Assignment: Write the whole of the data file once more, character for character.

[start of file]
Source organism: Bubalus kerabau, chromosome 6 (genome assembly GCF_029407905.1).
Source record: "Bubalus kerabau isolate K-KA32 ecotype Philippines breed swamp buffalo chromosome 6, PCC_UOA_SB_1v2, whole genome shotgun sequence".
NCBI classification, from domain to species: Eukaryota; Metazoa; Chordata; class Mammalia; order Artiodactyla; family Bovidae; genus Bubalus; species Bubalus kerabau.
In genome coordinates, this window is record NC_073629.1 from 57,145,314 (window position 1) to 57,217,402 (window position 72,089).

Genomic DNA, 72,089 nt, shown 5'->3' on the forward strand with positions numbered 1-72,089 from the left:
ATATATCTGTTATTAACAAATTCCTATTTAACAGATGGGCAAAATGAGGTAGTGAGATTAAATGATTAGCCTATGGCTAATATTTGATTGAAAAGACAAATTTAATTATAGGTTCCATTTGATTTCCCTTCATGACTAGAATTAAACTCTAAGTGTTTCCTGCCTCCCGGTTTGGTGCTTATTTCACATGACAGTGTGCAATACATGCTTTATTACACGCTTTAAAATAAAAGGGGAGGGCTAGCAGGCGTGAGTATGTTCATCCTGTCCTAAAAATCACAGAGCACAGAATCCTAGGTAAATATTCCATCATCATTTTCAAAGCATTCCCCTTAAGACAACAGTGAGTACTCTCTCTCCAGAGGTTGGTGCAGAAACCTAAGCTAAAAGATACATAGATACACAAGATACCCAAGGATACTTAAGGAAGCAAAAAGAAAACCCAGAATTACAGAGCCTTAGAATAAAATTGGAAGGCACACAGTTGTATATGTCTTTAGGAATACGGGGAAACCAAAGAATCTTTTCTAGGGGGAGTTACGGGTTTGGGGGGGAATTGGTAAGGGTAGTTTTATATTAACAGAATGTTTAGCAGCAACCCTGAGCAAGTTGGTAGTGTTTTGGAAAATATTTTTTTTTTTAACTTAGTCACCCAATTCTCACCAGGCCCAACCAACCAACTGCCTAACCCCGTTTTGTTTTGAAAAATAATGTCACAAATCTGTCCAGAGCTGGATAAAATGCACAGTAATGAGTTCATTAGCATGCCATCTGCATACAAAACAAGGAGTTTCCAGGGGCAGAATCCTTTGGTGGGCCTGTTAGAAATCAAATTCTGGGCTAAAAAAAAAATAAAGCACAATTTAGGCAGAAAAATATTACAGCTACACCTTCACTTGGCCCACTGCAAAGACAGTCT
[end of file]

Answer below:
Source organism: Bubalus kerabau, chromosome 6 (genome assembly GCF_029407905.1).
Source record: "Bubalus kerabau isolate K-KA32 ecotype Philippines breed swamp buffalo chromosome 6, PCC_UOA_SB_1v2, whole genome shotgun sequence".
NCBI classification, from domain to species: Eukaryota; Metazoa; Chordata; class Mammalia; order Artiodactyla; family Bovidae; genus Bubalus; species Bubalus kerabau.
In genome coordinates, this window is record NC_073629.1 from 57,145,314 (window position 1) to 57,217,402 (window position 72,089).

Genomic DNA, 72,089 nt, shown 5'->3' on the forward strand with positions numbered 1-72,089 from the left:
ATATATCTGTTATTAACAAATTCCTATTTAACAGATGGGCAAAATGAGGTAGTGAGATTAAATGATTAGCCTATGGCTAATATTTGATTGAAAAGACAAATTTAATTATAGGTTCCATTTGATTTCCCTTCATGACTAGAATTAAACTCTAAGTGTTTCCTGCCTCCCGGTTTGGTGCTTATTTCACATGACAGTGTGCAATACATGCTTTATTACACGCTTTAAAATAAAAGGGGAGGGCTAGCAGGCGTGAGTATGTTCATCCTGTCCTAAAAATCACAGAGCACAGAATCCTAGGTAAATATTCCATCATCATTTTCAAAGCATTCCCCTTAAGACAACAGTGAGTACTCTCTCTCCAGAGGTTGGTGCAGAAACCTAAGCTAAAAGATACATAGATACACAAGATACCCAAGGATACTTAAGGAAGCAAAAAGAAAACCCAGAATTACAGAGCCTTAGAATAAAATTGGAAGGCACACAGTTGTATATGTCTTTAGGAATACGGGGAAACCAAAGAATCTTTTCTAGGGGGAGTTACGGGTTTGGGGGGGAATTGGTAAGGGTAGTTTTATATTAACAGAATGTTTAGCAGCAACCCTGAGCAAGTTGGTAGTGTTTTGGAAAATATTTTTTTTTTTAACTTAGTCACCCAATTCTCACCAGGCCCAACCAACCAACTGCCTAACCCCGTTTTGTTTTGAAAAATAATGTCACAAATCTGTCCAGAGCTGGATAAAATGCACAGTAATGAGTTCATTAGCATGCCATCTGCATACAAAACAAGGAGTTTCCAGGGGCAGAATCCTTTGGTGGGCCTGTTAGAAATCAAATTCTGGGCTAAAAAAAAAATAAAGCACAATTTAGGCAGAAAAATATTACAGCTACACCTTCACTTGGCCCACTGCAAAGACAGTCT